Planet’s natural defence against the climate crisis is under threat, but it’s not too late

22 May, 2023

Posted by: Njango Njung'e

Planet’s natural defence against the climate  crisis is under threat, but it’s not too late

Category : Blog | tags: By Juliah Kibochi

When we think about biodiversity and the climate crisis, what comes to mind naturally is: The climate crisis is destroying biodiversity. Rarely do we talk about how biodiversity can be our safeguard against the climate crisis. The truth is: the two are inextricably linked to each other.

As the globe becomes hotter, biodiversity loss becomes inevitable. From marine to terrestrial life, the climate crisis has altered biodiversity, especially our marine, terrestrial, and freshwater ecosystems . We've seen an increased risk in species extinction, diseases, death of animals and witnessed entire populations being wiped out.

It is safe to say biodiversity has, in these known cases, become a victim of the climate crisis. But, do we ever stop to think about biodiversity becoming the ‘hero’ of the story? The Earth’s natural defence against the climate crisis is under threat. Can we protect it?

Although we need to do much more to tackle other causes of the climate crisis, biodiversity is key, as one of nature's given solutions. Think about forests and their role as carbon sinks. Consider peatlands, which, according to the UN, can store twice as much carbon as forests. Or even mangroves and other ocean habitats which have proved crucial in keeping our planet safe as carbon sinks. 

Biodiversity can be the backbone of climate-resilient societies, especially for those on the frontlines of the climate crisis like communities in Africa. Biodiversity is key for ecosystems that are more resilient to climate impacts. In the same vein, ecosystems weakened by biodiversity loss are less resilient to climate change impacts.

Reports show that the world is experiencing the largest loss of life since the dinosaurs with at least one million plant and animal species at risk of being wiped out.

As the world marks International Day of Biodiversity on 22 May  2023, we must move from agreement to action. It’s time to build back better with biodiversity. A great starting point is to tackle the culprits behind biodiversity loss.

Not surprisingly, one of the greatest drivers of biodiversity is human activity. We, humans, occupy the homes of animals, driving them away and leaving them without food. Our unsustainable ways of farming present a danger to ecosystems.

We fragment and change land, we pollute lands and oceans, destroying key ecosystems, which ultimately undermines the ability of species to survive. To protect ecosystems, we have to change the way we use our land. We must protect land from overexploitation. In our search for food or other key resources, let's not overfish or overharvest. When we live in harmony with nature, we get maximum benefits for centuries.

The world must also learn to live without fossil fuels – another key driver of biodiversity loss. When we exploit coal, oil and gas, we not only make the globe dangerously hotter through carbon dioxide emissions, but we also break ecosystems. For instance, the extractive activities of multinational oil companies in the Niger Delta have left behind a trail of destruction. Decades of oil spillage have not only robbed the communities of their livelihoods but also polluted soil and water, killing aquatic life and plants. In fact in his poem on the Niger Delta, Activist Nnimmo Bassey said: “Leave the oil in the soil, the coal in the hole and the tar sands in the land!"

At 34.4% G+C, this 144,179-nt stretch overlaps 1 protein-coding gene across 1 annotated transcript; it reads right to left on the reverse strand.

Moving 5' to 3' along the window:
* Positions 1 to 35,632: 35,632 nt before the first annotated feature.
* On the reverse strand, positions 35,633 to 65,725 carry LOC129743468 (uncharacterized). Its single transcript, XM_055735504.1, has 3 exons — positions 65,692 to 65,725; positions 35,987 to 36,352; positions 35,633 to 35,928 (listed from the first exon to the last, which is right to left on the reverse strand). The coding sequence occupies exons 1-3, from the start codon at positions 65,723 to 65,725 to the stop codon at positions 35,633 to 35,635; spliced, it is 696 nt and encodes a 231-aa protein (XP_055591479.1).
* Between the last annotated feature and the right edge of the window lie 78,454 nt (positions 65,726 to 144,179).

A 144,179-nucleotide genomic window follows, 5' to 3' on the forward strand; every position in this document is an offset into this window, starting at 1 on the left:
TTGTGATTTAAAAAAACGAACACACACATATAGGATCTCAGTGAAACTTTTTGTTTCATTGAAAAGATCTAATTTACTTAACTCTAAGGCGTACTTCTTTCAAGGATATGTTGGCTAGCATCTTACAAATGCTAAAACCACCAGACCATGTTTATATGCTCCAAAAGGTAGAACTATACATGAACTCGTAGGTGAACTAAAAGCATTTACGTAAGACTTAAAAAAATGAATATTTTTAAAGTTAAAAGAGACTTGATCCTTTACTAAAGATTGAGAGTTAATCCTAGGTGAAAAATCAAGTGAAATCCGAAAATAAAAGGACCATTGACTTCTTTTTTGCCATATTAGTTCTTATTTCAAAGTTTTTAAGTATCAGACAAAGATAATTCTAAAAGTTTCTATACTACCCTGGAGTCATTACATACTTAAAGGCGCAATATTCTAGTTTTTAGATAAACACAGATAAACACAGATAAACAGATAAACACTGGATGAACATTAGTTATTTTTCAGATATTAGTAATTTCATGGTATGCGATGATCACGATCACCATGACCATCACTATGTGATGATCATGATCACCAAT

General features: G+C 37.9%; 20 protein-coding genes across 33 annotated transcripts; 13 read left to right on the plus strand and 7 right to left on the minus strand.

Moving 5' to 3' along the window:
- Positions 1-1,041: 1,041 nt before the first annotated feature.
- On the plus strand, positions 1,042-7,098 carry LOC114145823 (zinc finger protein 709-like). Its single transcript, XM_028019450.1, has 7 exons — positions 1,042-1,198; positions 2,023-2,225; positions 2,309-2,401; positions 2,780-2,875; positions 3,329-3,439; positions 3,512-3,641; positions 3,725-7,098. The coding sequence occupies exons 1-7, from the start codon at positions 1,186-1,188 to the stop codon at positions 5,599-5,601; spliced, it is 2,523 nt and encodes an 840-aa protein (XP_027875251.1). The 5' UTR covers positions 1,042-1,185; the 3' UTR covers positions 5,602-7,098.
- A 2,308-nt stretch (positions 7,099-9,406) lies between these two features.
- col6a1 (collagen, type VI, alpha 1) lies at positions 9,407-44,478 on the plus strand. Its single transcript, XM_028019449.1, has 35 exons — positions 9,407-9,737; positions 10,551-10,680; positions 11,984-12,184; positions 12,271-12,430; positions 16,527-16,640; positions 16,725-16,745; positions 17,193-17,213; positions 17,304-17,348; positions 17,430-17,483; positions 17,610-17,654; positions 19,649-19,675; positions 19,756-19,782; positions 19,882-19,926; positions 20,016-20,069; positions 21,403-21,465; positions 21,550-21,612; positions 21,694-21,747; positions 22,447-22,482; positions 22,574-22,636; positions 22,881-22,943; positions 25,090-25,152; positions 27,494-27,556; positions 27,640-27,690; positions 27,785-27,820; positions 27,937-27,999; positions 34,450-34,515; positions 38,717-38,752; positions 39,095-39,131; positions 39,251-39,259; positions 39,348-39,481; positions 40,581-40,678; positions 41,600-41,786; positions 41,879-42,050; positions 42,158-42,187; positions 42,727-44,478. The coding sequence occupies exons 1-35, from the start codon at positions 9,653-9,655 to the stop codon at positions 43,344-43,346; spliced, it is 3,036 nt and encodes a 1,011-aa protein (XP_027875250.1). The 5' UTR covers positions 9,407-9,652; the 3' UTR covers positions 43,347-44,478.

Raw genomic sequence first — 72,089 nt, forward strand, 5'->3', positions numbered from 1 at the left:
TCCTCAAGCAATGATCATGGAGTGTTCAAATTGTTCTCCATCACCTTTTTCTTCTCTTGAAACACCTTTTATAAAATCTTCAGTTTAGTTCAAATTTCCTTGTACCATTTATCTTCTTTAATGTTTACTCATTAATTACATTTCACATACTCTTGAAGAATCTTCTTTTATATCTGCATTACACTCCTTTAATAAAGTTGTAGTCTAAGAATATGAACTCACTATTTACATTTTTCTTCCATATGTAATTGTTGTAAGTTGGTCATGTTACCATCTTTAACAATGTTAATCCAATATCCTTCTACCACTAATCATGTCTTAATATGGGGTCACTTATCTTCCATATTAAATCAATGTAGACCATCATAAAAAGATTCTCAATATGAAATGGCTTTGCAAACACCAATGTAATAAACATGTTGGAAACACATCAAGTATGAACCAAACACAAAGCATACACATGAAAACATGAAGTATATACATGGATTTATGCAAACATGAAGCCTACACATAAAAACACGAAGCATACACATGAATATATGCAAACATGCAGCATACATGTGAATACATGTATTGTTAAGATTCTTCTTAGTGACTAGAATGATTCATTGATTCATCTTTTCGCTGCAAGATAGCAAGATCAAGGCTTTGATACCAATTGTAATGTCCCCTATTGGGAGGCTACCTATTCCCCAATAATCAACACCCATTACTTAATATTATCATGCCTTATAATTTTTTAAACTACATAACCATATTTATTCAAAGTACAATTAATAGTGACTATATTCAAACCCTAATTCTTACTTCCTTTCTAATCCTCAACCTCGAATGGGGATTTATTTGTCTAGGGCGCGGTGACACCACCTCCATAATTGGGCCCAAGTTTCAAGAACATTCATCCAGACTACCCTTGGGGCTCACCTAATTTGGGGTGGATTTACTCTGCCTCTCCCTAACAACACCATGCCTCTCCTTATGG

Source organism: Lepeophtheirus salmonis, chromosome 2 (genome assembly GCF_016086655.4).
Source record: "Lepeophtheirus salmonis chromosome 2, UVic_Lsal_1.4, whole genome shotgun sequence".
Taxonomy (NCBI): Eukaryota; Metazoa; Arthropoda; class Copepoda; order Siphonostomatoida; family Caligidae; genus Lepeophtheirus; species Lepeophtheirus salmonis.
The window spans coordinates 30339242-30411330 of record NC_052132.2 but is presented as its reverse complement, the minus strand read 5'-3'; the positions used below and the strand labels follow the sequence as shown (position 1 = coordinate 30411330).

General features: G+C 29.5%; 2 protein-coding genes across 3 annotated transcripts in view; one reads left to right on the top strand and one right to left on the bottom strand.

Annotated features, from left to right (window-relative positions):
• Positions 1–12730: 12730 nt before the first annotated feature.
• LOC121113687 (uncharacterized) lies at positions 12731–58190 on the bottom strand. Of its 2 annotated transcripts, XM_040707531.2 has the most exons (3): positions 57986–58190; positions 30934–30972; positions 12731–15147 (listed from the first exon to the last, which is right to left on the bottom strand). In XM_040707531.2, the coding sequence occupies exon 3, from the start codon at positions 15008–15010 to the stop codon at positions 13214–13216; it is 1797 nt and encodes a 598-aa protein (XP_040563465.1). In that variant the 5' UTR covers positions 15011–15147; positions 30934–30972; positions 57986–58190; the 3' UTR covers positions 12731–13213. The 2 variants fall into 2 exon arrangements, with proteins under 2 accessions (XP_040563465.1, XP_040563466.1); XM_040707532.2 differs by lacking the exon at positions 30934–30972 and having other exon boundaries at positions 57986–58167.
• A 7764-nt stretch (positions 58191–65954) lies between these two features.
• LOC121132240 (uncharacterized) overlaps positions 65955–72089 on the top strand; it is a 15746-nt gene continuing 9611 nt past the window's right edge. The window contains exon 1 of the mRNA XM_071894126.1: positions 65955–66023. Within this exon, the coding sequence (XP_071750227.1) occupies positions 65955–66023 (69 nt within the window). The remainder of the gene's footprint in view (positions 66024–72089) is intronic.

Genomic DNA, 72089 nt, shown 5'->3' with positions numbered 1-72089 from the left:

To curb death by fossil fuels, the world should embrace a just transition to renewable energy. But, when setting up this easily accessible, modern and reliable energy system, we must avoid the mistakes of the fossil fuel-based energy system. The fossil fuel energy systems entrenched decades of energy poverty in Africa, forced migrations, human rights abuses, and pollution.

One of the most crucial safeguards to biodiversity is found in indigenous communities. These communities hold the last remaining 80 per cent of the world’s biodiversity. Not only are they custodians, but they also have the knowledge and practices required to keep those ecosystems safe. They understand the land, wildlife and the environment, and they keep this knowledge alive by passing it down from generation to generation.

Therefore, the world now has the job of protecting these crucial guardians; protecting their land rights and knowledge systems. We can borrow from this traditional knowledge in order to keep biodiversity safe.

At COP15 last year, countries agreed to turn promises into action to tackle biodiversity loss. They agreed to adopt a framework to protect biodiversity, enforce a plan that recognizes indigenous knowledge, stop destructive land use practices, and align finance for biodiversity.

The world must show commitment to these goals. And move from talking to implementation.

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